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Publication numberUS20070293720 A1
Publication typeApplication
Application numberUS 11/828,835
Publication dateDec 20, 2007
Filing dateJul 26, 2007
Priority dateJan 5, 2005
Also published asWO2009014895A1
Publication number11828835, 828835, US 2007/0293720 A1, US 2007/293720 A1, US 20070293720 A1, US 20070293720A1, US 2007293720 A1, US 2007293720A1, US-A1-20070293720, US-A1-2007293720, US2007/0293720A1, US2007/293720A1, US20070293720 A1, US20070293720A1, US2007293720 A1, US2007293720A1
InventorsLex Bayer
Original AssigneeAvantis Medical Systems, Inc.
Export CitationBiBTeX, EndNote, RefMan
External Links: USPTO, USPTO Assignment, Espacenet
Endoscope assembly and method of viewing an area inside a cavity
US 20070293720 A1
Abstract
An endoscope assembly includes a first imaging device and a second imaging device, and the first and second imaging devices are positioned to provide different views of the same area at the same time. A method of viewing an area inside a cavity includes the step of using first and second imaging devices to view the same area inside a cavity at the same time.
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Claims(23)
1. An endoscope assembly comprising:
a first imaging device; and
a second imaging device, wherein the first and second imaging devices are positioned to provide different views of the same area at the same time.
2. The endoscope assembly of claim 1, wherein the first and second imaging devices are positioned to provide opposite views of the same area at the same time.
3. The endoscope assembly of claim 1, wherein the first imaging device provides a front view of the area, and wherein the second imaging device provides a retrograde view of the area.
4. The endoscope assembly of claim 1, further comprising an endoscope, wherein the first imaging device is mounted on a distal end of the endoscope.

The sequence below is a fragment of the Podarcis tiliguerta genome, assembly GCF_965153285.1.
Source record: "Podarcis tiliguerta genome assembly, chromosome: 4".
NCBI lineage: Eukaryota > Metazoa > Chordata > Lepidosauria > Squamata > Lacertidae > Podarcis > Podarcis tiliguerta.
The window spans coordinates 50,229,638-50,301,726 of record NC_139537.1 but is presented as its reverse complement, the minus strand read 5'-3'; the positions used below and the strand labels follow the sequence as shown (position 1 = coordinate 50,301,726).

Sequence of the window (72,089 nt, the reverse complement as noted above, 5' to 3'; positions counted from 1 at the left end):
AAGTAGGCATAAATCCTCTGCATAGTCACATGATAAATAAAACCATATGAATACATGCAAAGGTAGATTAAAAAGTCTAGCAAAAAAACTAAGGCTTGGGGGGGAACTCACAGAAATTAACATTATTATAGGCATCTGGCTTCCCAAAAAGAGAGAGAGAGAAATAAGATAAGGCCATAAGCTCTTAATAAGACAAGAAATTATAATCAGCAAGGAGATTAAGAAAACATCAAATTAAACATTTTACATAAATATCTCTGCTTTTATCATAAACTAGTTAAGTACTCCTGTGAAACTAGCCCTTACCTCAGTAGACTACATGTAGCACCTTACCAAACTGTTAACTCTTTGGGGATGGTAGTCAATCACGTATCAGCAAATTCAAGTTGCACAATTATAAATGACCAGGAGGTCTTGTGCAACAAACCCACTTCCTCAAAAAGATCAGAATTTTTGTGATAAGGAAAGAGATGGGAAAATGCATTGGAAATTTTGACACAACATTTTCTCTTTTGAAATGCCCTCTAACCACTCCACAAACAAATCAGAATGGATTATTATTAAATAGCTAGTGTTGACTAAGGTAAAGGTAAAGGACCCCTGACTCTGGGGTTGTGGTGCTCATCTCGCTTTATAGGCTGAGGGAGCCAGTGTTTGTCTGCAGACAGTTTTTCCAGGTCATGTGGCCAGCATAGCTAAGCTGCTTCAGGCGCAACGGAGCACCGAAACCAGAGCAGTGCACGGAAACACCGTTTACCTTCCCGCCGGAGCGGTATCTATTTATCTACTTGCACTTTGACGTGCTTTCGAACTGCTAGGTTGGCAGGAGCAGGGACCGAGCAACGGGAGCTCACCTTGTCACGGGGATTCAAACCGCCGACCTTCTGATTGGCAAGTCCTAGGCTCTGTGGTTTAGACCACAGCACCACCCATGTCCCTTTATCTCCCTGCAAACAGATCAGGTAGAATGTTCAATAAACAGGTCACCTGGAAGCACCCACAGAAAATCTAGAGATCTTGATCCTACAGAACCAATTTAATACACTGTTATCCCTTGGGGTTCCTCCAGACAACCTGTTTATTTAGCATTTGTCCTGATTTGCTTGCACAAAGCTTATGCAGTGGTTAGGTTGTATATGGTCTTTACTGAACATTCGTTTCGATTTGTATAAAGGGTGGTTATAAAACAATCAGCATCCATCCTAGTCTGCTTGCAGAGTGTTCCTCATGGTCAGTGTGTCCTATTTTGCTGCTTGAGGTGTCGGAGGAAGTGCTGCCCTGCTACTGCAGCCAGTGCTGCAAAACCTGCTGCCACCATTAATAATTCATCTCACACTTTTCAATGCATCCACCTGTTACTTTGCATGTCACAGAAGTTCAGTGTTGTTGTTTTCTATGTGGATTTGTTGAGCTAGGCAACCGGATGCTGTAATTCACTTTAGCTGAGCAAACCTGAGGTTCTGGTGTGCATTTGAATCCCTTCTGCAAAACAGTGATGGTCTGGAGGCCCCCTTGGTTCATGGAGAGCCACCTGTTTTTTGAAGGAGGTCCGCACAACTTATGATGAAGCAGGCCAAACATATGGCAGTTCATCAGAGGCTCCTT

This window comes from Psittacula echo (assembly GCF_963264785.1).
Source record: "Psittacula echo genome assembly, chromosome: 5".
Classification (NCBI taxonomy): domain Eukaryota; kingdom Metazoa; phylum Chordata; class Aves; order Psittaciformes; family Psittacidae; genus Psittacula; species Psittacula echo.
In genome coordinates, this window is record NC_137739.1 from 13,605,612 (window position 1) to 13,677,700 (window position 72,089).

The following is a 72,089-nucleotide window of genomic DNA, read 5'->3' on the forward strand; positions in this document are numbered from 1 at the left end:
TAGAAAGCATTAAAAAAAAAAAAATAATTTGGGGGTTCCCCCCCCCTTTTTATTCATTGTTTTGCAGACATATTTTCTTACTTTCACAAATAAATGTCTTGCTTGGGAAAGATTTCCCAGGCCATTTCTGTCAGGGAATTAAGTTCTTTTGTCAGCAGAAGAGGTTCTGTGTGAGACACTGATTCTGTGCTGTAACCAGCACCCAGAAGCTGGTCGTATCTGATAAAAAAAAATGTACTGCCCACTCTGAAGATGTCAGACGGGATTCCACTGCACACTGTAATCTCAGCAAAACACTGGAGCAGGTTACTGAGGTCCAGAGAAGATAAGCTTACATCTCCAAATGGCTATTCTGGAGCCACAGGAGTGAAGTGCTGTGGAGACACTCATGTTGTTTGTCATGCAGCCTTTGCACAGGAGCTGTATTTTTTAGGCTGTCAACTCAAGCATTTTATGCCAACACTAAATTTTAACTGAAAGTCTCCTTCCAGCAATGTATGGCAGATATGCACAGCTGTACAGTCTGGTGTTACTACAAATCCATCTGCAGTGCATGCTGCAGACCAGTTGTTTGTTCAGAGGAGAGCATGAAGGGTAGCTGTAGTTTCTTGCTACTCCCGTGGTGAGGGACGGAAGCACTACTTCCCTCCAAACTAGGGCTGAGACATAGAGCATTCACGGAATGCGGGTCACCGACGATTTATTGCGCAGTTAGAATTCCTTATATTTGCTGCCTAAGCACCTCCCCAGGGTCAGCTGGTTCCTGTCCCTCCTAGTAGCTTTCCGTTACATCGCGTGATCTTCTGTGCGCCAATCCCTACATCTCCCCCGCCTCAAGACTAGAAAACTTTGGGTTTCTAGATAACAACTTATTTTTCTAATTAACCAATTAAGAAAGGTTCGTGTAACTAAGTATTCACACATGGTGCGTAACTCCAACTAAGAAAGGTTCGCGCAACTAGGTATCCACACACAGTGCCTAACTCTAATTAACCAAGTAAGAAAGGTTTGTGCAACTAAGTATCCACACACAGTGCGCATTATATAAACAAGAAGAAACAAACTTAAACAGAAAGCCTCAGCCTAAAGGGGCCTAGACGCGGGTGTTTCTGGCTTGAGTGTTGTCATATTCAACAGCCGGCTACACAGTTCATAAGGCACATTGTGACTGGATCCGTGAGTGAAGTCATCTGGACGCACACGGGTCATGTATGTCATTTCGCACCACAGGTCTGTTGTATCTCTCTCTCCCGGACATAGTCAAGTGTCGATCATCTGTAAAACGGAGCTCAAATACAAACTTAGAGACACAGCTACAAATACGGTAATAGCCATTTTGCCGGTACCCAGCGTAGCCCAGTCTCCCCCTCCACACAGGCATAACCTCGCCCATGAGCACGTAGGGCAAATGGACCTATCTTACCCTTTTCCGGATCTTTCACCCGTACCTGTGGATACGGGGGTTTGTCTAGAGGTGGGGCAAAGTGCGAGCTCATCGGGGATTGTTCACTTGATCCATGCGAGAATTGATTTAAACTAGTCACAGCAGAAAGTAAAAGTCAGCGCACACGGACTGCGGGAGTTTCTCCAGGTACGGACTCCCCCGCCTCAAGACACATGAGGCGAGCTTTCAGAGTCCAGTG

5. A method of viewing an area inside a cavity, the method comprising:
using first and second imaging devices to view the same area inside a cavity at the same time.
6. The method of claim 5, wherein the first and second imaging devices belong to an endoscope.
7. The method of claim 5, wherein the step of using includes using the first and second imaging devices to provide opposite views of the same area inside the cavity at the same time.
8. The method of claim 5, wherein the step of using includes using the first imaging device to provide a front view of the same area and using the second imaging device to provide a retrograde view of the same area.
9. The method of claim 8, wherein the first and second imaging devices belong to an endoscope.
10. A method of viewing a tissue protrusion inside a body cavity, the method comprising:
transilluminating a tissue protrusion inside a body cavity from a first side of the tissue protrusion; and
viewing the transilluminated tissue protrusion from a second opposite side of the tissue protrusion.
11. The method of claim 10, wherein the step of transilluminating includes using a light source of an endoscope to transilluminate the tissue protrusion inside the body cavity from the first side of the tissue protrusion; and
wherein the step of viewing includes using an imaging device of the endoscope to view the transilluminated tissue protrusion from the second opposite side of the tissue protrusion.
12. The method of claim 11, wherein the light source and imaging device of the endoscope face each other.
13. The method of claim 11, wherein the imaging device is positioned on a distal end of the endoscope.